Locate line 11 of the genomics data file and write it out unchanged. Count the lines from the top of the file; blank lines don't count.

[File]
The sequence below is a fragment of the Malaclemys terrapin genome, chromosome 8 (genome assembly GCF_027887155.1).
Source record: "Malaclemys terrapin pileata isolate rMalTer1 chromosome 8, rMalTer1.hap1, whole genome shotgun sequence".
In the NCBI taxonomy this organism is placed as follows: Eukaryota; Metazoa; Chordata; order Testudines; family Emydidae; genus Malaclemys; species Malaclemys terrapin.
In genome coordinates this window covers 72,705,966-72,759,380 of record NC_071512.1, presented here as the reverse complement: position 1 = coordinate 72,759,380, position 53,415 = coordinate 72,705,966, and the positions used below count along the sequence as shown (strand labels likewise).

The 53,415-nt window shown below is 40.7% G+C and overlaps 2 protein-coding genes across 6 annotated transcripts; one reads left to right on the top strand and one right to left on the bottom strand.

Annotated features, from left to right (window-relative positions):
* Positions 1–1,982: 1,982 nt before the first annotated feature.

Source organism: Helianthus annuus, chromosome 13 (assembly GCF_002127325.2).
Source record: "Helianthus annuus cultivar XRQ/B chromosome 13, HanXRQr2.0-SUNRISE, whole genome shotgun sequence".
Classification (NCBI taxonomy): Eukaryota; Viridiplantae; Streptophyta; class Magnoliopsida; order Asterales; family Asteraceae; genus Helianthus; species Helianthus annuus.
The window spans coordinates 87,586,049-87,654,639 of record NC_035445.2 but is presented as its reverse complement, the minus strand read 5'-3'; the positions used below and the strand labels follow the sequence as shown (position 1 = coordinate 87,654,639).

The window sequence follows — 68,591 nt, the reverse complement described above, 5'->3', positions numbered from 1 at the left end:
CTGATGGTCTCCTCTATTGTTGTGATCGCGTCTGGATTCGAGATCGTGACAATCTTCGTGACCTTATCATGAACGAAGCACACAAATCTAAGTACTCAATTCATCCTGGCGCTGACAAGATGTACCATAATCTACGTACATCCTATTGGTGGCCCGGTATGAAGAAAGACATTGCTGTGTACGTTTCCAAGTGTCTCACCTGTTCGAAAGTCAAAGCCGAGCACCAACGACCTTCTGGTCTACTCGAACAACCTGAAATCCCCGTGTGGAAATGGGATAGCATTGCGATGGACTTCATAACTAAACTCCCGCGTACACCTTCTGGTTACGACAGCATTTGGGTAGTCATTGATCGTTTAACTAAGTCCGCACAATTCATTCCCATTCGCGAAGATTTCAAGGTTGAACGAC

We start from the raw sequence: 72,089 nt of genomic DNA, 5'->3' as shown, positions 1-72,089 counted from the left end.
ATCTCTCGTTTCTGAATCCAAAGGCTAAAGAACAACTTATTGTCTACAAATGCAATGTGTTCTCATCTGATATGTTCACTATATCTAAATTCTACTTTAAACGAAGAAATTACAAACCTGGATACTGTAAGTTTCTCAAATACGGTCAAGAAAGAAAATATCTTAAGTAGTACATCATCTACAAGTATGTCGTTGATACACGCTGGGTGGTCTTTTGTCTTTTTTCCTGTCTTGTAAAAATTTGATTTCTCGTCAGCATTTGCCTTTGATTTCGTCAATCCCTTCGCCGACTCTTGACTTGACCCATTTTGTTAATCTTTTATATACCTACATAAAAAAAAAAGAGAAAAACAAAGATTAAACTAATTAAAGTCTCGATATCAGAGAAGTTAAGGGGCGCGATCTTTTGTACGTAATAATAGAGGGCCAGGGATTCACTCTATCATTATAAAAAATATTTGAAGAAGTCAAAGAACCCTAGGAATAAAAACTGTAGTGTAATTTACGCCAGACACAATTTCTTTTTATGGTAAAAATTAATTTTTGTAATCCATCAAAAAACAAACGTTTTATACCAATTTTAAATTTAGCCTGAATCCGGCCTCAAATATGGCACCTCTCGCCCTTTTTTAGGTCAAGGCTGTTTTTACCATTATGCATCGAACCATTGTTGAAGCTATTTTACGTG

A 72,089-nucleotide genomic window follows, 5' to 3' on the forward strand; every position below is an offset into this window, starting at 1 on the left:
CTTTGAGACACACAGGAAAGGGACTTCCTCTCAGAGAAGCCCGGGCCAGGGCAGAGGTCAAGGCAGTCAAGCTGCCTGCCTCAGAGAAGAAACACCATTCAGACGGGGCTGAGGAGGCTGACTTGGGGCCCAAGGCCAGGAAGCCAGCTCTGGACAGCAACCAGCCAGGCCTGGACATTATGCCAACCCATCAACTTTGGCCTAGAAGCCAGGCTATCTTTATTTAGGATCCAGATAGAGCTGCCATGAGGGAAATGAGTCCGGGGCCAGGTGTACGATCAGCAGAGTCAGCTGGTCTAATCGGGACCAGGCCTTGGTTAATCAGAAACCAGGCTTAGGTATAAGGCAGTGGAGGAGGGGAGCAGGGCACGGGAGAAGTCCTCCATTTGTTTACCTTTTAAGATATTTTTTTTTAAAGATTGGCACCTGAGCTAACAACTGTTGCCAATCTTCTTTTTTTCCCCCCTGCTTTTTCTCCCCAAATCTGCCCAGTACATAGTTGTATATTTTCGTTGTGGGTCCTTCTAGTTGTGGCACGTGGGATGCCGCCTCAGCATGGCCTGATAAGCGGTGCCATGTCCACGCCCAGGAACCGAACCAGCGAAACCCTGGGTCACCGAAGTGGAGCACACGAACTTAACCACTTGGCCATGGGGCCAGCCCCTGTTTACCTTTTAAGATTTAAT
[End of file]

The window spans coordinates 87,586,049-87,654,639 of record NC_035445.2 but is presented as its reverse complement, the minus strand read 5'-3'; the positions used below and the strand labels follow the sequence as shown (position 1 = coordinate 87,654,639).